Focusing on One’s Talents
A lot of people have been given specific talents. Some are great athletes, such as the men on the French and Croatia World Cup soccer teams or LeBron James or Steve Kerr who grew up In Pacific Palisades. Others are truly smart such Charles Krauthammer or are great writers such as J.K. Rowling or Camilla Lackberg.
So, when you discover your talent (and everyone has one), you should foster and appreciate it.
My talent has always been to be a great sleeper, not a napper, mind you, but a sleeper.
When I was placed in a bed between two younger sisters, who always kicked off the covers, I discovered in my sleep, of course, if I tucked the blankets under my chin, I never had to wake up to pull them back on.
I discovered in college that I could sleep through fire alarms, parties and my roommate and her boyfriend having “fun.” I sleep through snoring (the dogs, not my husband).
With three children and my talent was tested.
When children are babies, you have to wake constantly to feed them. Then they get sick (nothing like three small children taking turns vomiting) and you’re up changing bedding into the wee hours. Then it’s a calmer period and as long as you allow the television to go on at 6 a.m. (for “Barney”) you can sleep an hour later.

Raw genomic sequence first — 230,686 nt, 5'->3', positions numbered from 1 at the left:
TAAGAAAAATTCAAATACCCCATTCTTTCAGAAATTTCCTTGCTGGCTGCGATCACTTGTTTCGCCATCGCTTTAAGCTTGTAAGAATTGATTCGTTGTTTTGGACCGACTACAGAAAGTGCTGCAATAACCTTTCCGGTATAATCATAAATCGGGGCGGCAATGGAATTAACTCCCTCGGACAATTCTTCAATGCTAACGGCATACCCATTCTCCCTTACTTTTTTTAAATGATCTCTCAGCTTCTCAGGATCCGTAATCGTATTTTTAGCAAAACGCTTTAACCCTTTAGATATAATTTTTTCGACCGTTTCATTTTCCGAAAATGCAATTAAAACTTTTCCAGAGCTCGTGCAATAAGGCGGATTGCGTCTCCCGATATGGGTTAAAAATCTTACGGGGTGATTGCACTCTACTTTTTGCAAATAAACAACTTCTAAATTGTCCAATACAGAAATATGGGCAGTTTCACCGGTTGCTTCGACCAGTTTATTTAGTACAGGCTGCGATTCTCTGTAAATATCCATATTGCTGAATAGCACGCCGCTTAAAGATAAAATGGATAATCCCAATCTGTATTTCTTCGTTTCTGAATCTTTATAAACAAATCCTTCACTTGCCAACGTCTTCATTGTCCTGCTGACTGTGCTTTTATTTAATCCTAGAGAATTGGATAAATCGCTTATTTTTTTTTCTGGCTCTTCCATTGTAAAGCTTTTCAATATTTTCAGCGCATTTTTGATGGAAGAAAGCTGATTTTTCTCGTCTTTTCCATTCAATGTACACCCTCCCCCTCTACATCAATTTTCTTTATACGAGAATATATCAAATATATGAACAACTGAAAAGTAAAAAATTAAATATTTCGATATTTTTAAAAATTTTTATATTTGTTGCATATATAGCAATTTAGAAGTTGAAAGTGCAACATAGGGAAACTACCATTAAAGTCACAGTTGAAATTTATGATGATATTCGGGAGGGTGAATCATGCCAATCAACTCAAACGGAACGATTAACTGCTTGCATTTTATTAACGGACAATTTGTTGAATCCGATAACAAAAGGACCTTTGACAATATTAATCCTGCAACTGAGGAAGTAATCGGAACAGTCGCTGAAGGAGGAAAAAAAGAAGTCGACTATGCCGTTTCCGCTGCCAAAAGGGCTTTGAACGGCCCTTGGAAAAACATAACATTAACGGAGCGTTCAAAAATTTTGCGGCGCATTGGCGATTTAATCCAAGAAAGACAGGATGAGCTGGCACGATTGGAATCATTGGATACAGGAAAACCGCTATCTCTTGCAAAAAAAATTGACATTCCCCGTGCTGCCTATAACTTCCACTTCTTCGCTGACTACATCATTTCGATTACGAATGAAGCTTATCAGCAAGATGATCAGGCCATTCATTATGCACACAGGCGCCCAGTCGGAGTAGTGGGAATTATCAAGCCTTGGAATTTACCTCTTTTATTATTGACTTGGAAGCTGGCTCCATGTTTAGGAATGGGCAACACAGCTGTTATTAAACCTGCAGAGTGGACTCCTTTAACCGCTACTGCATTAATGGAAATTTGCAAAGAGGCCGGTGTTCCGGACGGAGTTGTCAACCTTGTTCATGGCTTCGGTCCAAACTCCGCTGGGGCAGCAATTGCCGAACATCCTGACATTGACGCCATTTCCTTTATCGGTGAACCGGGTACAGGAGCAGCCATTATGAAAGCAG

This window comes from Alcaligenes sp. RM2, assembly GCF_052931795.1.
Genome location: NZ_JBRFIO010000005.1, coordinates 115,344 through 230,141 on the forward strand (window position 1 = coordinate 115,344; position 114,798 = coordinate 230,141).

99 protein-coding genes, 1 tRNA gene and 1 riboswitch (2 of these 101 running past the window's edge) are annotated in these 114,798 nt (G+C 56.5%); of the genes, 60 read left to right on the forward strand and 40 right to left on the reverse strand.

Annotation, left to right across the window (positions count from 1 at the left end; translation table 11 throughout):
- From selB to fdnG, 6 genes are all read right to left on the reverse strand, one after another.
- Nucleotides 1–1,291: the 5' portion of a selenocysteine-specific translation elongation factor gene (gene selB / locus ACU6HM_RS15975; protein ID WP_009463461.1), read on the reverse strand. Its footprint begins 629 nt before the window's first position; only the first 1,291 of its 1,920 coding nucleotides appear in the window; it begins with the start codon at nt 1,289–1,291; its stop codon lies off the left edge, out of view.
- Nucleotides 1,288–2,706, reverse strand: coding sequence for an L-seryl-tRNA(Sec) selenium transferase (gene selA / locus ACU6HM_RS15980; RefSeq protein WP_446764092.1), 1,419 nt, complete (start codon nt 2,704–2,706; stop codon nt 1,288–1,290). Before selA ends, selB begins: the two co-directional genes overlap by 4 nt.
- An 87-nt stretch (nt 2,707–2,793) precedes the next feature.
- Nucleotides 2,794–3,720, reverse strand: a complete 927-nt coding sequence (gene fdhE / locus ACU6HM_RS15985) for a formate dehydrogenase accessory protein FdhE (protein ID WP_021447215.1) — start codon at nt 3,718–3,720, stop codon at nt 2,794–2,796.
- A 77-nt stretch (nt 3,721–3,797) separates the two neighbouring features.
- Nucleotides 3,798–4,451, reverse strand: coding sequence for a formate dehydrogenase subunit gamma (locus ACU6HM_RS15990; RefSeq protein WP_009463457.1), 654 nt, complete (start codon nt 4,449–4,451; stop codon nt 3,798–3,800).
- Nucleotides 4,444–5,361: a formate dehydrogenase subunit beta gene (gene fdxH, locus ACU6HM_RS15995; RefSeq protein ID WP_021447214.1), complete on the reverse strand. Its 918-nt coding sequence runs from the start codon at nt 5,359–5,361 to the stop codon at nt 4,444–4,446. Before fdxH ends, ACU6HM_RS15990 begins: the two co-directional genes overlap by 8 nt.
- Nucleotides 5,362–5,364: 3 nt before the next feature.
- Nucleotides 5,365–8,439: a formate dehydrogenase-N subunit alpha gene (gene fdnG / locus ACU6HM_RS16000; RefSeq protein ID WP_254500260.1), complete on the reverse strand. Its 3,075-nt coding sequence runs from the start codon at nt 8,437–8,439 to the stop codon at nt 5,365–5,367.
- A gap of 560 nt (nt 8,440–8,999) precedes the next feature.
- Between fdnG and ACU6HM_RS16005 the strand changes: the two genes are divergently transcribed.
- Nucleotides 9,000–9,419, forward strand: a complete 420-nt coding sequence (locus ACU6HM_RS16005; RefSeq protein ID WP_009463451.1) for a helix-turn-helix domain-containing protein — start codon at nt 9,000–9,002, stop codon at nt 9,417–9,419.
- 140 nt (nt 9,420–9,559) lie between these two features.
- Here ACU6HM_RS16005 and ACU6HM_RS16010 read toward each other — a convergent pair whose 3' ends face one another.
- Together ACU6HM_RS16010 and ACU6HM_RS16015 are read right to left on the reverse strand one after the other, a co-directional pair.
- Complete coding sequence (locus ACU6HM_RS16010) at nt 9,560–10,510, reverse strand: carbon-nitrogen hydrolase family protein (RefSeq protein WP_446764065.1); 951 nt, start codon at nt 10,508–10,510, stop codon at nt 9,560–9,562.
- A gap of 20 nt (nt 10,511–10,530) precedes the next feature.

But children turn to teenagers and rest, once again, becomes problematic. Curfews, cars and prayers turn those few years into thinking you may never sleep again.
Finally, my children have turned into young adults and it was time to reclaim my natural talent. This past year, I planned to spend the rest of my life doing what I do best—sleeping.
But then my job situation became upsetting and an adult child had an issue and even the Supreme Court was unsettling. The result were neurons zapping through my brain, unfettered.
I woke up two nights ago at 3 a.m. with all sort of thoughts buzzing around—and I couldn’t go back to sleep. I like many of the great athletes, authors, magicians had to consider whether my greatest days were behind me. Was it time to retire?
As I considered sleep, I started wondering. Are there statistics for the Monopoly game? Is there one property on the board that you should always purchase, or try to purchase, besides Park Place and Boardwalk? We all know railroads, including Short Line, Reading, B & O, Amtrak, Pennsylvania, whatever, are not good holding investments, but are the orange properties better than the green ones? If I have a choice between yellow and green, which do I buy? Somewhere between musing about the one essential property that would be the key to winning Monopoly, I fell asleep.
To be honest, I’m not sure whether I’ve regained my God-given talent of sleep, but I do wonder if anyone has an answer to the Monopoly question.